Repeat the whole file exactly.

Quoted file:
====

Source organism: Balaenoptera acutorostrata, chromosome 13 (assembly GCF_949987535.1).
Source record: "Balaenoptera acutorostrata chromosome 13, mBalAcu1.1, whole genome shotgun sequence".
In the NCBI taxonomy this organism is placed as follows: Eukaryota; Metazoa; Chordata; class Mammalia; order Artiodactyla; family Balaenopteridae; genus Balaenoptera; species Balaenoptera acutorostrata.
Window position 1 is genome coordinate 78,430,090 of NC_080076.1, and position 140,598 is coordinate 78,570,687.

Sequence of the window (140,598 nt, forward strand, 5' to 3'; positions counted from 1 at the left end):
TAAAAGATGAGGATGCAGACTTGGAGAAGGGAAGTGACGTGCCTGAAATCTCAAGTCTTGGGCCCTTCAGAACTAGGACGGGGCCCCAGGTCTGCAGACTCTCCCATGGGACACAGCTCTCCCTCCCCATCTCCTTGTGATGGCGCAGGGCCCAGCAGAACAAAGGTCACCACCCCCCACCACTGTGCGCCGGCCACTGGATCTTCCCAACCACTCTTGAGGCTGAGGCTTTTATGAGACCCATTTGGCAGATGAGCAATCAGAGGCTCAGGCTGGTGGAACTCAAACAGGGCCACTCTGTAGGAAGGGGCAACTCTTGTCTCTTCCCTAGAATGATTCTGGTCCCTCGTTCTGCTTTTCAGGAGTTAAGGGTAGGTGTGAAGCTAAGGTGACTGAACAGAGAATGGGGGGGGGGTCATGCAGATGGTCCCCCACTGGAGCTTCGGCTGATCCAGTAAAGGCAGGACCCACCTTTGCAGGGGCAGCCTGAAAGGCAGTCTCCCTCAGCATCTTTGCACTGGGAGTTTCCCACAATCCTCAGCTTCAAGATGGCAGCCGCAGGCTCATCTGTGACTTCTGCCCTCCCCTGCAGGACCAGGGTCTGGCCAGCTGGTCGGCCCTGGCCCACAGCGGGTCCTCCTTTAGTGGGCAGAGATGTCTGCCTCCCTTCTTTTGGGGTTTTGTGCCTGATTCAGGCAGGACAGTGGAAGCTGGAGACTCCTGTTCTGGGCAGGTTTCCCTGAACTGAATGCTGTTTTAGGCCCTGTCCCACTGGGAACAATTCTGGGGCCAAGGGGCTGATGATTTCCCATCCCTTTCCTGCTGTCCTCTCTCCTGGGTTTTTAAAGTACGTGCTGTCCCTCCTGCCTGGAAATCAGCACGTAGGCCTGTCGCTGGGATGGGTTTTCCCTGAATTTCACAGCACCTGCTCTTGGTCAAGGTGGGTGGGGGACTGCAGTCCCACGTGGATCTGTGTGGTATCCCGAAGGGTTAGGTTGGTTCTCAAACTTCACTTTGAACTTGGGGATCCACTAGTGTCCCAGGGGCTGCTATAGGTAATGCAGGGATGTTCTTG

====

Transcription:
Source organism: Balaenoptera acutorostrata, chromosome 13 (assembly GCF_949987535.1).
Source record: "Balaenoptera acutorostrata chromosome 13, mBalAcu1.1, whole genome shotgun sequence".
In the NCBI taxonomy this organism is placed as follows: Eukaryota; Metazoa; Chordata; class Mammalia; order Artiodactyla; family Balaenopteridae; genus Balaenoptera; species Balaenoptera acutorostrata.
Window position 1 is genome coordinate 78,430,090 of NC_080076.1, and position 140,598 is coordinate 78,570,687.

Sequence of the window (140,598 nt, forward strand, 5' to 3'; positions counted from 1 at the left end):
TAAAAGATGAGGATGCAGACTTGGAGAAGGGAAGTGACGTGCCTGAAATCTCAAGTCTTGGGCCCTTCAGAACTAGGACGGGGCCCCAGGTCTGCAGACTCTCCCATGGGACACAGCTCTCCCTCCCCATCTCCTTGTGATGGCGCAGGGCCCAGCAGAACAAAGGTCACCACCCCCCACCACTGTGCGCCGGCCACTGGATCTTCCCAACCACTCTTGAGGCTGAGGCTTTTATGAGACCCATTTGGCAGATGAGCAATCAGAGGCTCAGGCTGGTGGAACTCAAACAGGGCCACTCTGTAGGAAGGGGCAACTCTTGTCTCTTCCCTAGAATGATTCTGGTCCCTCGTTCTGCTTTTCAGGAGTTAAGGGTAGGTGTGAAGCTAAGGTGACTGAACAGAGAATGGGGGGGGGGTCATGCAGATGGTCCCCCACTGGAGCTTCGGCTGATCCAGTAAAGGCAGGACCCACCTTTGCAGGGGCAGCCTGAAAGGCAGTCTCCCTCAGCATCTTTGCACTGGGAGTTTCCCACAATCCTCAGCTTCAAGATGGCAGCCGCAGGCTCATCTGTGACTTCTGCCCTCCCCTGCAGGACCAGGGTCTGGCCAGCTGGTCGGCCCTGGCCCACAGCGGGTCCTCCTTTAGTGGGCAGAGATGTCTGCCTCCCTTCTTTTGGGGTTTTGTGCCTGATTCAGGCAGGACAGTGGAAGCTGGAGACTCCTGTTCTGGGCAGGTTTCCCTGAACTGAATGCTGTTTTAGGCCCTGTCCCACTGGGAACAATTCTGGGGCCAAGGGGCTGATGATTTCCCATCCCTTTCCTGCTGTCCTCTCTCCTGGGTTTTTAAAGTACGTGCTGTCCCTCCTGCCTGGAAATCAGCACGTAGGCCTGTCGCTGGGATGGGTTTTCCCTGAATTTCACAGCACCTGCTCTTGGTCAAGGTGGGTGGGGGACTGCAGTCCCACGTGGATCTGTGTGGTATCCCGAAGGGTTAGGTTGGTTCTCAAACTTCACTTTGAACTTGGGGATCCACTAGTGTCCCAGGGGCTGCTATAGGTAATGCAGGGATGTTCTTG